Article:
Penn State Diary: Public perception and the complex reality of the Greek system

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Penn State Diary: Public perception and the complex reality of the Greek system
The Installation of Sigma Nu Fraternity at the University Club

The following is a story by Lee Stout for Town and Gown and is being re-purposed for informational purposes only.

Fraternities have been a contentious topic on campus this year. But the death of Beta Theta Pi pledge Timothy Piazza and the indictment of 18 Beta members on charges related to that tragic incident brought the academic year to a shattering end. As a result, there seems to be an official posture that suggests Greek organizations are more trouble than they’re worth. I’ll confess up front that I find that troubling.

As an undergraduate in the 1960s, I was a house president and thus a member of IFC, the Interfraternity Council. I was also a member of something called the IFC Board of Control, a judicial group that checked up on fraternity behavior and meted out punishment for violations of established rules. In addition, I served as an alumni chapter officer for several years.

Much of the daily life of members today seems the same as I remember it, but we did not have the extensive time demands of philanthropy, nor did we have the wide-open parties that seem to generate so many problems today.

The first American social fraternities began in the 1820s and ’30s, when they began to displace the campus literary or debating societies. They quickly spread from the Northeast, on both rural and urban campuses. With a tinge of secret society exclusiveness, like Masonic lodges, fraternities in the 19th century provided a more liberal social environment for students and were emblematic of a growing interest in the “extra-curriculum,” student life outside the classroom, and aspirations to become “successful men of the world.”

Presidents and faculty in many schools resisted these organizations, believing the clubs distracted students from their studies and encouraged social life without proper decorum and restraint. Some colleges, including Penn State, did not permit them. However, students persisted in campaigning for change.

Finally, growing enrollments could not be accommodated since Old Main, the only men’s dormitory space, was full and the village lacked enough rooming houses. Without alternatives, the faculty surrendered and lifted the ban in 1887. Chapters immediately began to proliferate and built their own houses in town.

By 1920 fraternities had grown to 20 national chapters with 10 local fraternities. President Sparks, who served from 1908 to 1920, had been a fraternity man himself as an undergraduate. He and Dean of Men Arthur Warnock promoted fraternities and fostered the creation of the IFC to govern the system. And there were problems — social behavior (with prohibition arriving in 1920), house management and finances, and indifference to academics were issues to be addressed.

In the 1930s, nearly half the male student body were members of 47 national and local chapters. This was the era of large new houses being built in the new Highlands fraternity district. It was also the era of formal dances at special times like Homecoming and House Party weekend and, beginning in the ’20s, more liberal attitudes toward drinking and sex.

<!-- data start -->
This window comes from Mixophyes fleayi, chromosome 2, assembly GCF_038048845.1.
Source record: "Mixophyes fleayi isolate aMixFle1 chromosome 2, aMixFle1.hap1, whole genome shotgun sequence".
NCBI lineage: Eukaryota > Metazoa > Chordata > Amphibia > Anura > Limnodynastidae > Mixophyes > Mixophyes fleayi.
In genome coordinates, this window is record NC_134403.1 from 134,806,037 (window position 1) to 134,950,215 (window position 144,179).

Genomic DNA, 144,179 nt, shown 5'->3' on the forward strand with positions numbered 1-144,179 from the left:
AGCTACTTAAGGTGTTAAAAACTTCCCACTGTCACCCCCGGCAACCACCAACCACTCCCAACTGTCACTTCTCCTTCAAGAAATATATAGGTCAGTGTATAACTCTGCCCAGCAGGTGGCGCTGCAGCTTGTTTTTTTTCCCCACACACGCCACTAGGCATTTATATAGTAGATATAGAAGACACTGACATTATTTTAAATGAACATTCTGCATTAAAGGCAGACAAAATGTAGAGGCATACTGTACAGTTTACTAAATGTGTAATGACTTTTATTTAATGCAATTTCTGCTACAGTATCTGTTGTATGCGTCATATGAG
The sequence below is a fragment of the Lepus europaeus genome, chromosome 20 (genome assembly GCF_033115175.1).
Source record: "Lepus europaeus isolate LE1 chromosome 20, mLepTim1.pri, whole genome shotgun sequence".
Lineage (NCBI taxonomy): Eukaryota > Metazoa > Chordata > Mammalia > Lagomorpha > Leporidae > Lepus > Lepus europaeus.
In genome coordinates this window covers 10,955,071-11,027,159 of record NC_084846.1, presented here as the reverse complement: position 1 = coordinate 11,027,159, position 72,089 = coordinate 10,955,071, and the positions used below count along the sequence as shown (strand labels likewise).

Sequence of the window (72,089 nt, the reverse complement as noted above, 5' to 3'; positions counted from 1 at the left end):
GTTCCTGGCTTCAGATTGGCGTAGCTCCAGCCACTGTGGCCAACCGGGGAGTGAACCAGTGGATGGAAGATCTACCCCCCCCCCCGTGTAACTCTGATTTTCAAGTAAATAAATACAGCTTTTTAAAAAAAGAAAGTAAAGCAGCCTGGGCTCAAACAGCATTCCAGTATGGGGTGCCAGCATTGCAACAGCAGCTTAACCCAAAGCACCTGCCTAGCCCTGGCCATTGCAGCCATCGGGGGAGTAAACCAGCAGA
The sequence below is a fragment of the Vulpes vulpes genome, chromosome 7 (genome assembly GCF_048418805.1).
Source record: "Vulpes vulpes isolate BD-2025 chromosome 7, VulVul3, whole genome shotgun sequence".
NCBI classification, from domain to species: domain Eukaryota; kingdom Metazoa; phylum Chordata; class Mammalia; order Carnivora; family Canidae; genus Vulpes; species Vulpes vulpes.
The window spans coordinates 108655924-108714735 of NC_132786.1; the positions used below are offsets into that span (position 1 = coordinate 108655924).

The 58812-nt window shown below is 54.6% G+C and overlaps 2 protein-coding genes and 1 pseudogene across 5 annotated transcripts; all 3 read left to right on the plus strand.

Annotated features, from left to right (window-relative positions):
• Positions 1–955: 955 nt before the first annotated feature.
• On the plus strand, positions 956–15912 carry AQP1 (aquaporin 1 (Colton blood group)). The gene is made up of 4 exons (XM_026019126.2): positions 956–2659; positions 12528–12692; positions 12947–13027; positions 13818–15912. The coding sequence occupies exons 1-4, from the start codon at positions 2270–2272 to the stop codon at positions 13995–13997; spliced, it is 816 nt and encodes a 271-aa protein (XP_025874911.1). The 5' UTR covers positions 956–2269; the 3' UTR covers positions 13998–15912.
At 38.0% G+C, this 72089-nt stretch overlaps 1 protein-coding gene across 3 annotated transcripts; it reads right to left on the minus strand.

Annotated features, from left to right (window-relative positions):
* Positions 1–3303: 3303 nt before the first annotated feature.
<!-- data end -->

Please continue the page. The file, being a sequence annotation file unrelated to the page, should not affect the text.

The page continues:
By the early ’60s, Penn State’s fraternity system had grown to almost 60 chapters, the second largest system in the country. However, with the social revolutions of the late ’60s and ’70s, fraternities declined in popularity, only to recover in the ’80s and reach stability by the 21st century.

The public perception of fraternities and their members has fluctuated as well, from being the home of campus leaders and athletes, to being the stereotypical slobs and proto-yuppies portrayed in Animal House. THON, more formally the IFC-Panhellenic Dance Marathon, the largest student-run philanthropy in the world, represents one side of fraternity life. Unfortunately, bad choices and outrageous behaviors in some houses revolving around hazing, alcohol abuse, and sexual misconduct have lately tipped the scale against the Greek community.

Today, some question whether there is a future for the fraternity system. The university, still sensitive from the public relations and litigation disasters of the Sandusky scandal, has lost patience with groups that can’t control themselves. The public sees unruly parties, trash left on neighbors’ lawns, and students who risk their health and safety by abusing alcohol or drugs.  

The reality is more complex. Fraternity members attempt to live together, govern themselves as organizations, recruit committed members, and maintain a house, while achieving good grades and preparing for future careers through learning leadership skills. Greeks are a minority of the student body and, on any given night, parties in apartments and rental housing push the same boundaries, but without the responsibilities that fraternity members accept by being a part of groups that live and work together.

While the Greek community is often blamed for enabling socially-problematic behavior among students, its members are only the most visible mirrors of their times. In the long run, they provide a sense of belonging in a massive institution and lifelong friendships for their members, as well as loyalty to the university community at large for the rest of their lives.  It takes hard work to make a fraternity succeed in the best of times. In the current climate, securing the commitment of undergraduates, alumni, national chapters, and the university to the future of the system is even more challenging.  

Lee Stout is librarian emeritus, special collections for Penn State.